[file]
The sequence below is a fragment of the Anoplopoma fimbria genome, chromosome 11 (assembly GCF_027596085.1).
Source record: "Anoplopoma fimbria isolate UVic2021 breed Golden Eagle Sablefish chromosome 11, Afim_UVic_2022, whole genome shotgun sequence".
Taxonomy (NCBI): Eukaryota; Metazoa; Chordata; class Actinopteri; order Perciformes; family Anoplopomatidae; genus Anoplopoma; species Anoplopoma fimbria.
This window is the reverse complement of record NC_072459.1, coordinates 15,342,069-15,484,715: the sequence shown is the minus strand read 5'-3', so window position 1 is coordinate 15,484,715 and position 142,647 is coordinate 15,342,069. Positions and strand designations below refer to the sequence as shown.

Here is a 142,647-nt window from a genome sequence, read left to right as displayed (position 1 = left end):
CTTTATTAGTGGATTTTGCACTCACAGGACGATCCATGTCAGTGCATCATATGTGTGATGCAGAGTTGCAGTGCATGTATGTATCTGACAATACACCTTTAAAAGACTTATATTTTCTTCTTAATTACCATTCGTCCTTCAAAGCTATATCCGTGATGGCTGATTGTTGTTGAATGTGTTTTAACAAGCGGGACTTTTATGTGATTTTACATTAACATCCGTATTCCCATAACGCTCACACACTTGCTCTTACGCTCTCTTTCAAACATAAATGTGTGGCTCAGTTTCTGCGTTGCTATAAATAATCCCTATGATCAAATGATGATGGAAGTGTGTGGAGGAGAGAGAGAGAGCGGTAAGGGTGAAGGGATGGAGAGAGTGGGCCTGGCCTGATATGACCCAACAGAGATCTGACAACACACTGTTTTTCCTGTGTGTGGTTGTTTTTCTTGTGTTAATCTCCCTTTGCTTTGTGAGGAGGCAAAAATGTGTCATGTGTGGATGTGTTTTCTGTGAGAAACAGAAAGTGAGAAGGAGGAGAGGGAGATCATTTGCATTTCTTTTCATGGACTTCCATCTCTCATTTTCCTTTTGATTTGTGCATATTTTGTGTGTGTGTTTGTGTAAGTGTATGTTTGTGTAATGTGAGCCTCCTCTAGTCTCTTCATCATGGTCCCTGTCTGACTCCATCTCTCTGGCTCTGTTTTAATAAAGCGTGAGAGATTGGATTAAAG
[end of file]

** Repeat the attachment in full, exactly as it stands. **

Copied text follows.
The sequence below is a fragment of the Anoplopoma fimbria genome, chromosome 11 (assembly GCF_027596085.1).
Source record: "Anoplopoma fimbria isolate UVic2021 breed Golden Eagle Sablefish chromosome 11, Afim_UVic_2022, whole genome shotgun sequence".
Taxonomy (NCBI): Eukaryota; Metazoa; Chordata; class Actinopteri; order Perciformes; family Anoplopomatidae; genus Anoplopoma; species Anoplopoma fimbria.
This window is the reverse complement of record NC_072459.1, coordinates 15,342,069-15,484,715: the sequence shown is the minus strand read 5'-3', so window position 1 is coordinate 15,484,715 and position 142,647 is coordinate 15,342,069. Positions and strand designations below refer to the sequence as shown.

Here is a 142,647-nt window from a genome sequence, read left to right as displayed (position 1 = left end):
CTTTATTAGTGGATTTTGCACTCACAGGACGATCCATGTCAGTGCATCATATGTGTGATGCAGAGTTGCAGTGCATGTATGTATCTGACAATACACCTTTAAAAGACTTATATTTTCTTCTTAATTACCATTCGTCCTTCAAAGCTATATCCGTGATGGCTGATTGTTGTTGAATGTGTTTTAACAAGCGGGACTTTTATGTGATTTTACATTAACATCCGTATTCCCATAACGCTCACACACTTGCTCTTACGCTCTCTTTCAAACATAAATGTGTGGCTCAGTTTCTGCGTTGCTATAAATAATCCCTATGATCAAATGATGATGGAAGTGTGTGGAGGAGAGAGAGAGAGCGGTAAGGGTGAAGGGATGGAGAGAGTGGGCCTGGCCTGATATGACCCAACAGAGATCTGACAACACACTGTTTTTCCTGTGTGTGGTTGTTTTTCTTGTGTTAATCTCCCTTTGCTTTGTGAGGAGGCAAAAATGTGTCATGTGTGGATGTGTTTTCTGTGAGAAACAGAAAGTGAGAAGGAGGAGAGGGAGATCATTTGCATTTCTTTTCATGGACTTCCATCTCTCATTTTCCTTTTGATTTGTGCATATTTTGTGTGTGTGTTTGTGTAAGTGTATGTTTGTGTAATGTGAGCCTCCTCTAGTCTCTTCATCATGGTCCCTGTCTGACTCCATCTCTCTGGCTCTGTTTTAATAAAGCGTGAGAGATTGGATTAAAG